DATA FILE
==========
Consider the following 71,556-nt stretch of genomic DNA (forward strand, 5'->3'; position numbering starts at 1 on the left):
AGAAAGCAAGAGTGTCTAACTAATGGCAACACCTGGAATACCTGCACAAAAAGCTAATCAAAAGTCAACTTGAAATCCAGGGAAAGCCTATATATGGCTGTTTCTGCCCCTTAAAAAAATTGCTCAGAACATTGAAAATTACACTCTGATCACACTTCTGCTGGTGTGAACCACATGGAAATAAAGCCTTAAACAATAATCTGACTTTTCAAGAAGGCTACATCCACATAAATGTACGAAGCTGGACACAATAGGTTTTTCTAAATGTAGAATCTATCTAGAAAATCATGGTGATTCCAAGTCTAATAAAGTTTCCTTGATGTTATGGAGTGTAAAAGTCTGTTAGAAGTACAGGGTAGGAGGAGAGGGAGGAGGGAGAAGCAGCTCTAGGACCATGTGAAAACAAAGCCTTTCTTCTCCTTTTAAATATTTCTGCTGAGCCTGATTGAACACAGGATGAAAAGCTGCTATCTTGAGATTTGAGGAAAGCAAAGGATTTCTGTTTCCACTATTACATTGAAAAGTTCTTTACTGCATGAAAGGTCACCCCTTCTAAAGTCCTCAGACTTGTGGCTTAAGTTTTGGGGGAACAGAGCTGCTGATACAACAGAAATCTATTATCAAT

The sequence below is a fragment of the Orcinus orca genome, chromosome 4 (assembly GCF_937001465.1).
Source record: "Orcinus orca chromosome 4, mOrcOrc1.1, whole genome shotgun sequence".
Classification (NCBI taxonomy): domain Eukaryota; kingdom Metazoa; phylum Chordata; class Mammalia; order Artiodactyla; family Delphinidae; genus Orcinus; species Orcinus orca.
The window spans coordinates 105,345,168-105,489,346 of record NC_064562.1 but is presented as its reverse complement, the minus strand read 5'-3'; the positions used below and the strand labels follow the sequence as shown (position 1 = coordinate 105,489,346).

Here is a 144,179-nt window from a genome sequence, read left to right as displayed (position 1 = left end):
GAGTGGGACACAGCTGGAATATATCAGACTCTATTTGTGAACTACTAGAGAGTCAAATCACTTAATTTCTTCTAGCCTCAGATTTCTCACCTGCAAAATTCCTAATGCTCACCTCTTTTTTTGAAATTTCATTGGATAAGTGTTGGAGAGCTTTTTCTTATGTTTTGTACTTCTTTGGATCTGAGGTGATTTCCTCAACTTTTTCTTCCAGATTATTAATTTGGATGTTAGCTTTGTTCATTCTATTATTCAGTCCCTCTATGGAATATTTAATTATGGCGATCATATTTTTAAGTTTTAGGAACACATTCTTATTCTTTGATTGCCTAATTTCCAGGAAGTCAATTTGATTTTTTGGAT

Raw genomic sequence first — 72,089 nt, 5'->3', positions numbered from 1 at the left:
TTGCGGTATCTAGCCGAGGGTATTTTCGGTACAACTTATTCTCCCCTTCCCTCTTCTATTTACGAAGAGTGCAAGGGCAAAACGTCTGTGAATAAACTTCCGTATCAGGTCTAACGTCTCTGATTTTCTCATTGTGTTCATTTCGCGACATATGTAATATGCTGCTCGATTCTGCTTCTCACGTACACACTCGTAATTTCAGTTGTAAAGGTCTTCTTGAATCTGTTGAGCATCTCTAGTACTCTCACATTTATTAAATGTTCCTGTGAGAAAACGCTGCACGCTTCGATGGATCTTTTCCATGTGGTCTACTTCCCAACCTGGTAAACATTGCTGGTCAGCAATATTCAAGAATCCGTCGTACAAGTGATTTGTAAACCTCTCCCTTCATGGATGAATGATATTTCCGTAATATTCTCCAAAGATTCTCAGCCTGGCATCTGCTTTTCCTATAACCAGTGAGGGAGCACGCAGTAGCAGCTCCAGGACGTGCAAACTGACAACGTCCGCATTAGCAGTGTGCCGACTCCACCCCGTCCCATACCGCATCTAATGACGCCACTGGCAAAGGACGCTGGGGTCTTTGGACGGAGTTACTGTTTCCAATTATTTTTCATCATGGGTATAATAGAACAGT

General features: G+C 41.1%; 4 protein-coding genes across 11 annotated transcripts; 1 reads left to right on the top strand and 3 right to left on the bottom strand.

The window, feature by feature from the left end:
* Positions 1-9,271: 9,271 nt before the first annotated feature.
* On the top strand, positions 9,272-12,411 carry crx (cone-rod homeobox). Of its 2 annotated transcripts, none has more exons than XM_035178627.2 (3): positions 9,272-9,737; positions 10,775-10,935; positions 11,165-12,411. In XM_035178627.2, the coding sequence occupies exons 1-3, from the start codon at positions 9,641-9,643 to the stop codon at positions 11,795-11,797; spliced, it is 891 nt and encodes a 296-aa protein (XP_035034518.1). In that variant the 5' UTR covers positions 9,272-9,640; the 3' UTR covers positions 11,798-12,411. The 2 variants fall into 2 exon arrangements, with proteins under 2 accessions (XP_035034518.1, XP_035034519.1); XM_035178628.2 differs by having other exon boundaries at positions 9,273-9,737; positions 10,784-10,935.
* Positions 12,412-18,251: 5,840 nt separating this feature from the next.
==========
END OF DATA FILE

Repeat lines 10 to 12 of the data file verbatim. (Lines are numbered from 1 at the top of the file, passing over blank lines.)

TTGCGGTATCTAGCCGAGGGTATTTTCGGTACAACTTATTCTCCCCTTCCCTCTTCTATTTACGAAGAGTGCAAGGGCAAAACGTCTGTGAATAAACTTCCGTATCAGGTCTAACGTCTCTGATTTTCTCATTGTGTTCATTTCGCGACATATGTAATATGCTGCTCGATTCTGCTTCTCACGTACACACTCGTAATTTCAGTTGTAAAGGTCTTCTTGAATCTGTTGAGCATCTCTAGTACTCTCACATTTATTAAATGTTCCTGTGAGAAAACGCTGCACGCTTCGATGGATCTTTTCCATGTGGTCTACTTCCCAACCTGGTAAACATTGCTGGTCAGCAATATTCAAGAATCCGTCGTACAAGTGATTTGTAAACCTCTCCCTTCATGGATGAATGATATTTCCGTAATATTCTCCAAAGATTCTCAGCCTGGCATCTGCTTTTCCTATAACCAGTGAGGGAGCACGCAGTAGCAGCTCCAGGACGTGCAAACTGACAACGTCCGCATTAGCAGTGTGCCGACTCCACCCCGTCCCATACCGCATCTAATGACGCCACTGGCAAAGGACGCTGGGGTCTTTGGACGGAGTTACTGTTTCCAATTATTTTTCATCATGGGTATAATAGAACAGT

General features: G+C 41.1%; 4 protein-coding genes across 11 annotated transcripts; 1 reads left to right on the top strand and 3 right to left on the bottom strand.

The window, feature by feature from the left end: